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While many industries are wringing even more efficiencies out of their IT systems investments, many in healthcare circles are still quarreling over whether healthcare IT is even a good idea.
In most industries, the migration to automated and largely paperless systems happened many years ago.
Industries such as shipping, retail, hospitality, financial services, and travel are on their fourth- or fifth-generation systems, and routinely “data mine” that information to spot important customer trends and to improve internal efficiencies. In other words, they use it to reduce costs and improve the customer experience.
By contrast, many healthcare facilities and practitioners are on their first- or second-generation systems, and there are many influential industry pundits who argue that electronic systems do not even belong in healthcare. Indeed, while many industries are wringing even more efficiencies out of their IT systems investments, many in healthcare circles are still quarrelling over whether healthcare IT is even a good idea, arguing that healthcare is too complex to automate, that healthcare IT systems are not yet mature enough, that it would cost more to implement than it is worth. Some influential thought leaders even claim it would harm patient care and reduce quality.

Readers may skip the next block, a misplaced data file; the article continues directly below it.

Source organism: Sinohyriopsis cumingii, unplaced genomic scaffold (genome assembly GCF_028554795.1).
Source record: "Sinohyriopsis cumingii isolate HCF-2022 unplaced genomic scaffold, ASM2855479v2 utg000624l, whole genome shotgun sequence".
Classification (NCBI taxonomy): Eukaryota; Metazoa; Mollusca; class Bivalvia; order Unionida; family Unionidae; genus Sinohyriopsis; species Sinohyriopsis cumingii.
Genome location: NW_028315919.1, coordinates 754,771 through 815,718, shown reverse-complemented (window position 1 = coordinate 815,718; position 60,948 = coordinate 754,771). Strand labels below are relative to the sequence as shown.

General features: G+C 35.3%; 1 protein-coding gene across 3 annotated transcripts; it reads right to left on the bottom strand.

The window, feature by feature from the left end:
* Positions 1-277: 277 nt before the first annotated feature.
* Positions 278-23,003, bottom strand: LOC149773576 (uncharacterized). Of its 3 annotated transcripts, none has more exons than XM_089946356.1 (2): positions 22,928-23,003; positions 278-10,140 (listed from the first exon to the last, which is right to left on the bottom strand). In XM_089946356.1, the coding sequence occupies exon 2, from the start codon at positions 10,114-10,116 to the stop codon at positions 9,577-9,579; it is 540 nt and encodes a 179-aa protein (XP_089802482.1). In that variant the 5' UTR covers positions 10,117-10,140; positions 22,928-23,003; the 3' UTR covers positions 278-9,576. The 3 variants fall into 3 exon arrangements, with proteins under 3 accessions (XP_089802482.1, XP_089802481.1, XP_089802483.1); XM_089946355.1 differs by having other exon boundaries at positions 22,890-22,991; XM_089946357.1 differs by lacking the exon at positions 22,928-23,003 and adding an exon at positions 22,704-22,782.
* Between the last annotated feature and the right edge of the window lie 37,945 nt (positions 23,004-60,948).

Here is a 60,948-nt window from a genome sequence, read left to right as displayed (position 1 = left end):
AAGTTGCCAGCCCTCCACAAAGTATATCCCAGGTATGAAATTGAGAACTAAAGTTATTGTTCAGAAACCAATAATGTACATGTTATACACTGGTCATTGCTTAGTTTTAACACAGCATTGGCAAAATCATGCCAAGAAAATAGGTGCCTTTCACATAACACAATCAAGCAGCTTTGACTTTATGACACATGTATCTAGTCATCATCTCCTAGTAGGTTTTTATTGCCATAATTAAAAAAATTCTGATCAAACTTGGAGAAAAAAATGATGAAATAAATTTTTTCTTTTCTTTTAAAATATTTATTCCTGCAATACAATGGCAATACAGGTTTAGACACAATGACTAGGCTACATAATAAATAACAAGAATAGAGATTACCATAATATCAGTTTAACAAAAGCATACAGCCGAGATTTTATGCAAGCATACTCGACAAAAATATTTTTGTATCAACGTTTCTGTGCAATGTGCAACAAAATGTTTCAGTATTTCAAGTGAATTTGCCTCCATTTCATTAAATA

These negative opinions exist in spite the enthusiastic support of many practitioners who have made the leap of faith and gone electronic, the quantum improvements in HIT software feature/functionality, the tremendous price drops on ever-more-powerful hardware systems, and the billions of dollars promised by ARRA/HITECH to stimulate IT adoption in healthcare.